I apologize for the blog being tardy today. I would get into excuses, but I’m fairly certain that’s not what anybody wants to hear; rest assured that my reasons for being so incredibly late were noble and good, akin to saving the world from domination by garishly attired men. That is all you need to know.
Sit down, pour yourself a glass of Chimay (or chocolate milk if you are not of legal age to imbibe), and join in our celebration. What is the occasion, you may ask? Note the cake with the single candle burning brightly in the center. Sunday Smash is one year old! Thanks to everyone who read us this last year, particularly the terrificComicfury community. Marc and I have had a lot of fun drawing and writing this last year, and we hope you’ll stick around as we begin our second year.
After last week’s comic, I logged onto the Wii Shop channel to download Sonic the Hedgehog 4: Episode 1, saw that the price was 1500 points, turned off my Wii, and returned to reading my Nick Fury: Agent of S.H.I.E.L.D. trade paperback by Jim Steranko. I don’t know why I was under the impression that Sonic 4 would be between 800 and 1000 points, but I am reluctant to pay $15.00 for what is essentially a more attractive Genesis game. I suppose if my affection for Sonic was more on the level of my undying devotion to Mario and Mega Man, I would be more likely to consider it, but for right now, I will pass.
As a 13 year-old I had a life changing decision to make. My birthday had recently passed and I had just enough money to purchase a video game console, but only one. I sat down and compiled a list of reasons for purchasing a Sega Genesis or a Super Nintendo. Upon completion, the list looked something like this:
Genesis: Sonic the Hedgehog 1, Sonic 2, Sonic 3
Super Nintendo: Every game that holds a place on my all time favorite list even 16 years later.
Today it’s hard to believe I almost bought a Genesis over an SNES. Occasionally, I still have dreams where I go back to that decision and decide on a Genesis instead. I wake up in a sweat screaming, believing my memories of Super Mario Kart or A Link to the Past to be merely dreams, regret filled nocturnal hallucinations.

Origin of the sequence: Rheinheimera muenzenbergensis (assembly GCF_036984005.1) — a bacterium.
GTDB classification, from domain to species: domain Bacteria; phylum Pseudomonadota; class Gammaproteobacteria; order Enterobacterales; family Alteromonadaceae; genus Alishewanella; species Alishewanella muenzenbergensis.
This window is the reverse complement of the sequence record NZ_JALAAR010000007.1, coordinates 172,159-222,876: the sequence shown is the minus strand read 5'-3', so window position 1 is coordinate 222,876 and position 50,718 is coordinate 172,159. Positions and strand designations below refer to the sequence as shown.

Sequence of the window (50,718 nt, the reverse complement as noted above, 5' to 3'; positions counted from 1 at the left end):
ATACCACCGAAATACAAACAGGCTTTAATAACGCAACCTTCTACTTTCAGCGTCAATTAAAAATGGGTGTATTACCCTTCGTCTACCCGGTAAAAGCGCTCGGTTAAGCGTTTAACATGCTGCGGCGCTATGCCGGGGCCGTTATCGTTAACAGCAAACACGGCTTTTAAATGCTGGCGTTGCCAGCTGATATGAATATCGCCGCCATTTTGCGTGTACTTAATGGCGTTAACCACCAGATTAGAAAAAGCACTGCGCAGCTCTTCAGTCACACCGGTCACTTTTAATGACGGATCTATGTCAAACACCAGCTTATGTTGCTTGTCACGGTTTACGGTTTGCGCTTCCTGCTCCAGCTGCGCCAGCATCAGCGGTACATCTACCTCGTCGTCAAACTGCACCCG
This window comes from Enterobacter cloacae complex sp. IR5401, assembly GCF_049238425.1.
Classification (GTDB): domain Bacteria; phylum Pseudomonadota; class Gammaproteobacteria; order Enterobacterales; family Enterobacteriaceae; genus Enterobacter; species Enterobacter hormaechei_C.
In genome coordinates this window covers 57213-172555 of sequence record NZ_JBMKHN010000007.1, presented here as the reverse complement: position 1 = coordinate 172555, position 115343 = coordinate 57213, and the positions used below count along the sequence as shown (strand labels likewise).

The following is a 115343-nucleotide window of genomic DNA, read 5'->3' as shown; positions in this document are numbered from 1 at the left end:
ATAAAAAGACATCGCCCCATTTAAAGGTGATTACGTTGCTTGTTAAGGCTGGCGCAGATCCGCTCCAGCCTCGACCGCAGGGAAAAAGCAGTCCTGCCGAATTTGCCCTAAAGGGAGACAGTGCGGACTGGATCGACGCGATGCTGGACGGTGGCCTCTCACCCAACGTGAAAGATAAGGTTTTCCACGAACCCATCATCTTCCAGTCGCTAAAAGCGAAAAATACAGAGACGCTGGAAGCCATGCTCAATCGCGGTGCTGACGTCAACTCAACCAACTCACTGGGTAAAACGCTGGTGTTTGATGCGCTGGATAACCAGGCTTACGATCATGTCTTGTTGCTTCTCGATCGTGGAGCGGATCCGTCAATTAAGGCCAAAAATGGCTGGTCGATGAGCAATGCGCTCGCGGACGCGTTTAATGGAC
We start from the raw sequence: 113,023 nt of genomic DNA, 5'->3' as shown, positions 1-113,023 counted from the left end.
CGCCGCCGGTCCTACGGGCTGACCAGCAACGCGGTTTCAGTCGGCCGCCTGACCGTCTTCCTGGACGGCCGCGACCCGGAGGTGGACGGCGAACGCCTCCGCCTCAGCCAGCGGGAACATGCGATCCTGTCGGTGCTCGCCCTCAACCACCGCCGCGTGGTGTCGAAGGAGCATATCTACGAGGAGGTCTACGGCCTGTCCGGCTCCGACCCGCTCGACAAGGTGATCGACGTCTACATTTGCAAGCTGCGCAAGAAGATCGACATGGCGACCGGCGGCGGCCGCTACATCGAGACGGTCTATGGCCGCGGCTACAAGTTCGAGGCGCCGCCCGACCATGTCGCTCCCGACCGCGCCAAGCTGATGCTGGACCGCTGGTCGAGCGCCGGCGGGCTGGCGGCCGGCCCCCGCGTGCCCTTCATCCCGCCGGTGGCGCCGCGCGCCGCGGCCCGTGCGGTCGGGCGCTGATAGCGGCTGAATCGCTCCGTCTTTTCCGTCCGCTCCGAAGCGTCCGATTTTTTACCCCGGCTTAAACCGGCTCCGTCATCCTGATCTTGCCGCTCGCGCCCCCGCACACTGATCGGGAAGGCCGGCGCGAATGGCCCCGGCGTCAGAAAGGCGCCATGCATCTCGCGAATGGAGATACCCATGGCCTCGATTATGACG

I still enjoyed playing Sonic the Hedgehog when I was with friends who owned a Genesis, even though I decided against actually owning it myself. Flying at top speed through beautiful Green Hill Zone while listening to one of the top soundtracks in video game history was definitely a high point in my early years as a gamer. As soon as I bought a Wii, I downloaded the first Sonic game and felt a smile that had been absent for years return to my face as my old blue friend appeared and wagged his finger mockingly at me. Sadly, there is good reason for mockery; I’m nearly 30. You would think I might improve, but these games are still incredibly difficult.
Tomorrow Sonic becomes the latest retro series to get a facelift for modern gamers with Sonic the Hedgehog 4: Episode 1. My understanding is that it is a remake of the original game with bonus features. Anyone who can’t figure out what I’ll be doing Monday when I get home from work might not have any brain whatsoever.
Robert Kirkman’s The Walking Dead is one of the illustrious three comic series to haul me back into the hobby of comic collecting, a hobby of OCD, insanity, and never making out with any girls at all ever ever which has turned my brain into a storage bank for utterly worthless information.
The Walking Dead is a story of survival horror which follows Rick Grimes, a former police officer, as he tries to survive the zombie apocalypse and adjust to the new world he finds himself in. Unlike many horror stories, however, the purpose of The Walking Dead is not to freak you out. This is not to say it doesn’t; it does so frequently, and with incredible skill. Still, the purpose of the book is to tell you the story of the characters’ continuing existences, afford the reader beautifully executed characterization, and make you love completely fictional people. Then just when you care for a character most, Kirkman brutally murders them before your very eyes. Let me make one thing abundantly clear about this series: it is astonishingly violent and no character is safe. That’s two things, I guess.
My enthusiasm for the series has yet to transfer to Marc, and since he doesn’t get the station AMC, the fast approaching TV adaptation isn’t something that really affects his status quo. The recently released Walking Dead Compendium which contains the first four years of comics may be something that can get him to give the story a chance, but I’m not holding my breath.
The AMC series, though. The director of Shawshank, perhaps one of the finest movies, is on board. How can it be bad? Every time I watch the trailer I feel like I have to pee.